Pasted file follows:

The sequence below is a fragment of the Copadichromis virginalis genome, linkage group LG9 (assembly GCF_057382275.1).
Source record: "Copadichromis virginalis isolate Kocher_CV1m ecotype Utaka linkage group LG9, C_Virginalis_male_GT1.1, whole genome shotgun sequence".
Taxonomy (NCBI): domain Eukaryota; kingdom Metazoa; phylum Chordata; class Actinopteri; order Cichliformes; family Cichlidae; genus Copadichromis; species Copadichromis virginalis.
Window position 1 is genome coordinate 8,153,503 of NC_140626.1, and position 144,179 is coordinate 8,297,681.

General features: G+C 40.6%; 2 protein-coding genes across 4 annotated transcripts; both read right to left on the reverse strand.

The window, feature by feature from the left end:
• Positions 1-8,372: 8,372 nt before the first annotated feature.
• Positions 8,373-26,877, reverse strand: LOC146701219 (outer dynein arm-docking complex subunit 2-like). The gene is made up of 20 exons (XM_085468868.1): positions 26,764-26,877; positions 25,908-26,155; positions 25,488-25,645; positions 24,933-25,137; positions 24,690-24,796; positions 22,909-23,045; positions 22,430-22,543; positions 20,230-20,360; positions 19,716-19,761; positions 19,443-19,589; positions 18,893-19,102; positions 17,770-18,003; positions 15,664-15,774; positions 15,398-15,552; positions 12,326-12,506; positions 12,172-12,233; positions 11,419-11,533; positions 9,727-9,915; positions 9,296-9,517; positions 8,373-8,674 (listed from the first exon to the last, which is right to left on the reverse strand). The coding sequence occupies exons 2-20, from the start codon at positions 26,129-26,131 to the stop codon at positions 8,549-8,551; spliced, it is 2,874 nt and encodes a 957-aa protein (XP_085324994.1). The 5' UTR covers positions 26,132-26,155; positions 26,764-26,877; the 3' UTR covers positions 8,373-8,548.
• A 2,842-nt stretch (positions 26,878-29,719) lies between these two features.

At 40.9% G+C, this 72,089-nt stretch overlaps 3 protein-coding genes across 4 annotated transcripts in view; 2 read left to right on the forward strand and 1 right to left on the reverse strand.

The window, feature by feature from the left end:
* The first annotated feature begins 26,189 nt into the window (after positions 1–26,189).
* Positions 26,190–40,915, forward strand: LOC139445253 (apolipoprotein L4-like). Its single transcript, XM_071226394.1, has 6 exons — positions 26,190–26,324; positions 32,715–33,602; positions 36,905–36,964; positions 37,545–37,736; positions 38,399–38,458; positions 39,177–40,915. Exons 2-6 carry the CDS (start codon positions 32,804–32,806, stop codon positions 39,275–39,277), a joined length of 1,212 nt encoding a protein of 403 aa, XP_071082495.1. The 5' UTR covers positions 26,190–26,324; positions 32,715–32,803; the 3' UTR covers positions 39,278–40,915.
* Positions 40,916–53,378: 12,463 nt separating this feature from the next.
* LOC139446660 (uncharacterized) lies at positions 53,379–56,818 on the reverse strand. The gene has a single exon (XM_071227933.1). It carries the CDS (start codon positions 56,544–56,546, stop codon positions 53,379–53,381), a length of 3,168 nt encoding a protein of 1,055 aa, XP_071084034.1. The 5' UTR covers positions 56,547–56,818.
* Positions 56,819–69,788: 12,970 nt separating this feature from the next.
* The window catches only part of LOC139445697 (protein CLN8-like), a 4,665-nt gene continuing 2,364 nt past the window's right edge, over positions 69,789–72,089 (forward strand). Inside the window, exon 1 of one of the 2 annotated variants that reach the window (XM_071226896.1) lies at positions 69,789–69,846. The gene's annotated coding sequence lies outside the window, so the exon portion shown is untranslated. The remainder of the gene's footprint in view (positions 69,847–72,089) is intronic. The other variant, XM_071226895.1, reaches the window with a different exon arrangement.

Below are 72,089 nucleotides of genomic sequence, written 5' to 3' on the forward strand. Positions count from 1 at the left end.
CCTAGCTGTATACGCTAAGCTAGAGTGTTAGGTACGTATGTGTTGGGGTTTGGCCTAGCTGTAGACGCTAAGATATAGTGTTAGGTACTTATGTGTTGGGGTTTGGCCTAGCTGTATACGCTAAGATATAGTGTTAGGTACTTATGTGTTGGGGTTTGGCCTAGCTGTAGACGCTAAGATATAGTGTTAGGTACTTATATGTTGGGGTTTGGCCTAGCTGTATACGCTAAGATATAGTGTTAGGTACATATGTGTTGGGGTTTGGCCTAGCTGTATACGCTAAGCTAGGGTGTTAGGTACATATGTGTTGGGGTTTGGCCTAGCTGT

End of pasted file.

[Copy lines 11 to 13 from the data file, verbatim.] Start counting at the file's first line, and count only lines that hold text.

The window, feature by feature from the left end:
* The first annotated feature begins 26,189 nt into the window (after positions 1–26,189).
* Positions 26,190–40,915, forward strand: LOC139445253 (apolipoprotein L4-like). Its single transcript, XM_071226394.1, has 6 exons — positions 26,190–26,324; positions 32,715–33,602; positions 36,905–36,964; positions 37,545–37,736; positions 38,399–38,458; positions 39,177–40,915. Exons 2-6 carry the CDS (start codon positions 32,804–32,806, stop codon positions 39,275–39,277), a joined length of 1,212 nt encoding a protein of 403 aa, XP_071082495.1. The 5' UTR covers positions 26,190–26,324; positions 32,715–32,803; the 3' UTR covers positions 39,278–40,915.